Justia Securities Law Opinion SummariesArticles Posted in US Court of Appeals for the Ninth Circuit
MACOMB COUNTY EMPL. RET. SYS. V. ALIGN TECHNOLOGY, INC.
Plaintiff alleged that corporate executives at Align Technology, Inc., a medical device manufacturer best known for selling “Invisalign” braces, misrepresented their company's prospects in China. The Ninth Circuit affirmed the district court’s dismissal of the securities fraud class action under Sections 10(b), 20(a), and 20A of the Securities Exchange Act of 1934 and Rule 10b-5. The court rejected as unsupported Defendants’ argument that their statements could not be considered false at the time they were made because Plaintiff did not allege sufficient facts to make plausible the inference that the rate of Align’s growth in China had begun to decline significantly when the challenged statements were made. The court concluded that former employees’ reports, viewed alongside circumstantial evidence of the short period of time between the twelve challenged statements and the downturn of Align’s prospects in China, sufficiently supported the inference that Align’s growth in China had slowed materially when the statements were made. The court held that the district court correctly found that six of the challenged statements were non-actionable “puffery,” which involves vague statements of optimism expressing an opinion that is not capable of objective verification. The district court also correctly found that the remaining six statements did not create a false impression of Align’s growth in China and so were not actionable. Having determined that all of the challenged statements were nonactionable, the panel declined to reach issues of scienter and control-person or insider-trading liability. View "MACOMB COUNTY EMPL. RET. SYS. V. ALIGN TECHNOLOGY, INC." on Justia Law
OKLAHOMA FIREFIGHTERS PENSION V. NEKTAR THERAPEUTICS
Nektar Therapeutics (“Nektar”) touted the results from a Phase 1 clinical trial (dubbed “EXCEL”) of its anti-cancer drug. A different and more comprehensive Phase 1/2 clinical trial (called “PIVOT”) showed that the drug was not as effective as the initial trial had suggested. Two public pensions sued Nektar for securities fraud, alleging that Nektar misleadingly relied on outlier data from a single patient during the Phase 1 EXCEL clinical trial. The district court dismissed their operative complaint.The Ninth Circuit affirmed the district court’s dismissal for two reasons. First, the court held that Plaintiffs did not adequately allege falsity under section 10(b) of the Securities Exchange Act of 1934, 15 U.S.C. Section 78j(b), and Securities and Exchange Commission Rule 10b-5. The complaint failed to articulate why Nektar’s statements about the Phase 1 EXCEL clinical trial would be materially misleading to investors. Plaintiffs do not sufficiently explain what the clinical trial would have shown without the alleged outlier data, nor do they specify how that would have affected the investing public’s assessment of the drug.Second, Plaintiffs did not plausibly allege loss causation. Nothing in the operative complaint suggests that Nektar’s disclosure of its later Phase 1/2 PIVOT clinical trial results uncovered the “falsity” of the earlier Phase 1 EXCEL trial. Rather, Plaintiffs’ factual allegations suggest a more mundane explanation: the different and more robust Phase 1/2 PIVOT clinical trial merely showed that the drug may not be as effective as the initial Phase 1 EXCEL clinical trial had suggested. View "OKLAHOMA FIREFIGHTERS PENSION V. NEKTAR THERAPEUTICS" on Justia Law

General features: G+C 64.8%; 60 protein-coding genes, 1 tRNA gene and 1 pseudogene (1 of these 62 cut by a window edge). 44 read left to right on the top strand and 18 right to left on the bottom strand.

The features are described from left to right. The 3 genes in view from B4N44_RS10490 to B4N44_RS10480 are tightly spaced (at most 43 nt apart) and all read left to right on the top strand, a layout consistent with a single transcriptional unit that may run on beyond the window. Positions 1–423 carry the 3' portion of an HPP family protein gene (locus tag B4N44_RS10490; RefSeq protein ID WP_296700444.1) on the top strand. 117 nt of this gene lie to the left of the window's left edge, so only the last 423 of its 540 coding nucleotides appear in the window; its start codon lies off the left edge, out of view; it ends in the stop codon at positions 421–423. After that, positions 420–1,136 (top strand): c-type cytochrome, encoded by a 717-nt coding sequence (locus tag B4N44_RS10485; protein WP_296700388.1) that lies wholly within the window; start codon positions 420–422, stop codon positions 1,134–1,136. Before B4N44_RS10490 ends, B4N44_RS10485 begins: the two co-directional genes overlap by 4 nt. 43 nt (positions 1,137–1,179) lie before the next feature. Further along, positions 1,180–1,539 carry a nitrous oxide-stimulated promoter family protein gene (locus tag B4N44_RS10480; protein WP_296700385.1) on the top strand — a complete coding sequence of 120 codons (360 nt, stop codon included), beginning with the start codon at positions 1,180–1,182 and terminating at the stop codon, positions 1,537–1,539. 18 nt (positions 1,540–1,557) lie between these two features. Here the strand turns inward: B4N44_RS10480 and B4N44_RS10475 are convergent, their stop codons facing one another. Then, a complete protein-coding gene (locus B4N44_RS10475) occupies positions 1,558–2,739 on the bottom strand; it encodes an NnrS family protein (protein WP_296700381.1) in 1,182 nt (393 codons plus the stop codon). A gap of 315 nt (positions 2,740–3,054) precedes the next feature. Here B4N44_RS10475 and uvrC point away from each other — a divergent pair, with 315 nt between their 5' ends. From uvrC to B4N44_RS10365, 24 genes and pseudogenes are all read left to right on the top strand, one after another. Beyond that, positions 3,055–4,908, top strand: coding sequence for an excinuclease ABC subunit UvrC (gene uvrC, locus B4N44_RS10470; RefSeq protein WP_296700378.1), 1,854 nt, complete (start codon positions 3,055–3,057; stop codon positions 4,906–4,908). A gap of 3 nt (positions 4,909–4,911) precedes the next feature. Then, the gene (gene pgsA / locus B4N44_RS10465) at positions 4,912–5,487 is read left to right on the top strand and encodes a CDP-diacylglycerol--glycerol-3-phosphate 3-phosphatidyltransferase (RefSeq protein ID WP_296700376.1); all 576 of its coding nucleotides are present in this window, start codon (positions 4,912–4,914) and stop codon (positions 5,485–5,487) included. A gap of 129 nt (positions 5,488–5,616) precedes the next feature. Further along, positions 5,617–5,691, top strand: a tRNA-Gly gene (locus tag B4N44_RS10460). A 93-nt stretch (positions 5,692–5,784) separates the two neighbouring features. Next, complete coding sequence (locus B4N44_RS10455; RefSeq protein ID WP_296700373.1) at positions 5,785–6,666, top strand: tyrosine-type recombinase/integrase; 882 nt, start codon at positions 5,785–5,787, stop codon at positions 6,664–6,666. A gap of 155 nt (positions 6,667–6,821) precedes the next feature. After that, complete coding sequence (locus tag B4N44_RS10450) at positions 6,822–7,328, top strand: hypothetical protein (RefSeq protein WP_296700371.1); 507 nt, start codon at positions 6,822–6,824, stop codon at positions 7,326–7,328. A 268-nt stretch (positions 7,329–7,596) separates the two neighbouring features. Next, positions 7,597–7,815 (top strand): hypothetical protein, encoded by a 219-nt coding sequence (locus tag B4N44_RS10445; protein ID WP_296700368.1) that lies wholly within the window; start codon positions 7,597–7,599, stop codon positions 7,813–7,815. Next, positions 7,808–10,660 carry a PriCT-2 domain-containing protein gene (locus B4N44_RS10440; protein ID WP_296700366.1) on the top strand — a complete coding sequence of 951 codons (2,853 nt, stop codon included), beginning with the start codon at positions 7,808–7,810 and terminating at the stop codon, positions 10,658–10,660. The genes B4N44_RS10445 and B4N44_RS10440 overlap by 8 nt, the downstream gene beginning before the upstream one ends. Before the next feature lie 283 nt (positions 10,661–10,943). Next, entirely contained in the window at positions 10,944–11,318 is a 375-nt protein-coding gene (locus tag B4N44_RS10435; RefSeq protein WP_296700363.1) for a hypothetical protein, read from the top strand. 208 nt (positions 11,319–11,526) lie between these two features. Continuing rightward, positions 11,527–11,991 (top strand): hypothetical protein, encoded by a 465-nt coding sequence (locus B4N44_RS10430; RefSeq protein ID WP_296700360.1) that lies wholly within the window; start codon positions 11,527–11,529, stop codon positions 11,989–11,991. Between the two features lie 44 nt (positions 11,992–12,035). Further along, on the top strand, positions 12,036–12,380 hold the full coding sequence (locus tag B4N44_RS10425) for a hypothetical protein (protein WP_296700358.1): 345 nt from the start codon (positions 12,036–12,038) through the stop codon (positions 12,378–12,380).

ALPHA VENTURE CAPITAL PARTNERS V. NADER POURHASSAN
The Ninth Circuit panel held that defendant was not required to disgorge to CytoDyn his short-swing profits from exercising options and warrants granted by CytoDyn, entitling him to purchase and later sell CytoDyn shares. The panel held that the short-swing transaction fell within an exemption, set forth in SEC Rule 16b-3(d)(1) because the option and warrant award was “approved by the board of directors” of CytoDyn. The circuit court concluded that the affirmative votes of three of CytoDyn’s five board members, at a meeting where only four board members were present, were sufficient, and a unanimous decision was not required under either the plain text of Rule 16-3(d)(1), Delaware corporate law, or CytoDyn’s bylaws.The court left the determination of what a corporate board must do to approve insider-issuer acquisitions to the laws of the state where the corporation is incorporated. Reasoning that federal securities law defers to—and does not displace—the state laws governing corporate boards. Thus, the circuit court affirmed the district court’s ruling. View "ALPHA VENTURE CAPITAL PARTNERS V. NADER POURHASSAN" on Justia Law